"We just finished this amazing project in Italy, and it wasn't the building that I was satisfied with. It was the life and the feeling and the vibrancy and the energy that it created, and watching people react to the environment. I think that's what so special about architecture… it's the soft aspects that make good architecture, and it's visceral. If you walk onto a street, up a mountain or into a cathedral, any space, and you gasp when it literally takes your breath away – nothing is more powerful than that feeling because of what's around you. That's what we try to do: create incredible environments that make you feel. Spaces you don't have to speak about because [they] speak to you. This is good design."DSC_2547Huang is also actively creating an incredible work environment too. Asked if architecture is still a boys' club and you get a quick, "For sure!" But when she became a mother herself, she picked up her game and decided DH Liberty would lead by example. "I put all sorts of energy into taking care of my company and now my company is taking care of me. Women need to be able to take care of themselves and to carry their own platforms, and it is challenging. It takes exceptional bosses, too, to change mentality and mind-sets. It's 2019!" she scoffs. Working mothers at DH Liberty are offered flexible working hours and a crèche is planned for the studio's new office when it moves in the near future: she doesn't want to lose design talent because a woman doesn't even bother with a job interview because she's considering having children. Huang mentors young women architects and designers as  much as possible, and laments the talent in the academic arena (where the gender breakdown is relatively even) that is lost to reality when issues of childcare come along, and the continuing dearth of women at management levels.

We all want to design spaces that change the world, but so many are private. I'd like to get into the cultural and civic design: a theatre, a plaza, a museum. It's the true architectural expression of art.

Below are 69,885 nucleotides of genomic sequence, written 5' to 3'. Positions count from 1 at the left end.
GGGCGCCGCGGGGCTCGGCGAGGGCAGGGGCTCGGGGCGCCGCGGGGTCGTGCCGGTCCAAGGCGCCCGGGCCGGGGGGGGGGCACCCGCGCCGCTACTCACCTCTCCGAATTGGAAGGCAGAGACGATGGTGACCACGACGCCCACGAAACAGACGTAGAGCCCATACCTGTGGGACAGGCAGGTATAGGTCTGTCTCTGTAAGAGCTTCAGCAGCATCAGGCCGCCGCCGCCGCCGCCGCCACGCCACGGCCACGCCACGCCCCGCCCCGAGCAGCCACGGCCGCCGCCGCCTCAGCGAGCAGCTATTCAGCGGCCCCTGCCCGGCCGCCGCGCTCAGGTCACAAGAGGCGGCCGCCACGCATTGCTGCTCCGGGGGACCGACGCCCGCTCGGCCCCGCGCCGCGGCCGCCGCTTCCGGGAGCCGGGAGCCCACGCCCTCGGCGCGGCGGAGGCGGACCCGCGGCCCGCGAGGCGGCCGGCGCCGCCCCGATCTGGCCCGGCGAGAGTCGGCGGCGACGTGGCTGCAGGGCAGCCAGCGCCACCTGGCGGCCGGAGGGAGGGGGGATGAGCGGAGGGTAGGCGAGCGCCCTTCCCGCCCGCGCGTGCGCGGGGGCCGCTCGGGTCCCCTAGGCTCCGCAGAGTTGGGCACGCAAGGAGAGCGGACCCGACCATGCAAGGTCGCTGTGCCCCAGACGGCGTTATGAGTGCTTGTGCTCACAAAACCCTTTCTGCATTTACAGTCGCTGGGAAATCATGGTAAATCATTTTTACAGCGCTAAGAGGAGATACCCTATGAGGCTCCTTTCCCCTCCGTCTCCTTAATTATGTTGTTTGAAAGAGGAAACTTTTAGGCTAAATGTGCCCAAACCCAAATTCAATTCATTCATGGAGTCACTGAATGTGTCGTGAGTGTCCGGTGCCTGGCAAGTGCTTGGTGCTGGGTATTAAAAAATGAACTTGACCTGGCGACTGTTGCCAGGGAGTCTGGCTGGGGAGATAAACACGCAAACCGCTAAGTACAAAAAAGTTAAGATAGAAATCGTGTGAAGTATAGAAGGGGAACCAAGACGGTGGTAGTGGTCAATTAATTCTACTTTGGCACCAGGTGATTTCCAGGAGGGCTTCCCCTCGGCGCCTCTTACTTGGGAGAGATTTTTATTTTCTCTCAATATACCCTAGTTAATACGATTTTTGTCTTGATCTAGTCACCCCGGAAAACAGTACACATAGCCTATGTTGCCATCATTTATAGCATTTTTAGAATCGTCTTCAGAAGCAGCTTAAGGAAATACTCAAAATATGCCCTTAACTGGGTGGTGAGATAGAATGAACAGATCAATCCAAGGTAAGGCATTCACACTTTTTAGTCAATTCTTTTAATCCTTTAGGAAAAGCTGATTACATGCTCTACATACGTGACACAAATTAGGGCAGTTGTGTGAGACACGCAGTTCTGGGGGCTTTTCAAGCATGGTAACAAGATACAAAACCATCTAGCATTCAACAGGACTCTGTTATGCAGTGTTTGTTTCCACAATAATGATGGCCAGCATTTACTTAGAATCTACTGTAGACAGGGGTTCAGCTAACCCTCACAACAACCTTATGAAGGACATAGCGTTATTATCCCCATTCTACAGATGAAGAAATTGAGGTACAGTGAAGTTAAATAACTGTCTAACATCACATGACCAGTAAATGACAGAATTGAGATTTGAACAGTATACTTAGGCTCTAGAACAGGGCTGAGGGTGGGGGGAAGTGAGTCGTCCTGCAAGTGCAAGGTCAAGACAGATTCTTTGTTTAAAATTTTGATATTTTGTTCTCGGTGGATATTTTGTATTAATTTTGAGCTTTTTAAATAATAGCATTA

"There's a lot of pressure on women to have families but the pay isn't enough to justify going back to a job. Women face a lot of consequences. I'm not saying I have all the answers but it's about partnerships, responsibility, affordability of care… something's got to give and we need to figure it out. We need to find a way to accommodate women. And it's not about 'Can women have it all?' It's a matter of can they have what they want? We need to allow women to do what they want and get rid of expectations. Men have been able to do that forever; women don't value themselves as much as men do. And we need to stop that."149_DHLiberty_Hotel_Chelsea_bar_Lighting_interior_bespoke_hospitalityIn the meantime, Huang and her crew are getting ready for their pitch and keeping tabs on the latest DH Liberty project under construction, a 50-storey mixed-use tower in Guangzhou. "It's an exciting fashion-sector client and they put no constraints on anything. So, for us, that's just incredible. They really appreciate design and architecture so we've got swooping staircases, pixelated walls, a four-storey installation piece. It's a great spectacle." Tapping into her democratic vein, Huang co-founded Vivahouse with Rajdeep Gahir and, at the end of 2018, unveiled the world's first pop-up residences: pre-fabricated, flat pack internal modular housing that takes advantage of vacant urban commercial spaces. She's putting her signature warm, welcoming and outside-the-box interiors on two towers at Knight Dragon's Greenwich Peninsula in London. And that Italian villa stands out. "The floor plan is in the shape of a flower, so each room juts out into a different part of the landscape. It faces the water, so it's amazing how the house changes continuously throughout the day. We put poles all around, so as the sun moves the shadows move across the floor, making something static dynamic." DH Liberty has plenty of diverse projects on its plate for 2019, but Huang's personal bucket list involves designing for the public realm. "We all want to design spaces that change the world, but so many are private. I'd like to get into the cultural and civic design: a theatre, a plaza, a museum," she says. "It's the true architectural expression of art. For everyone."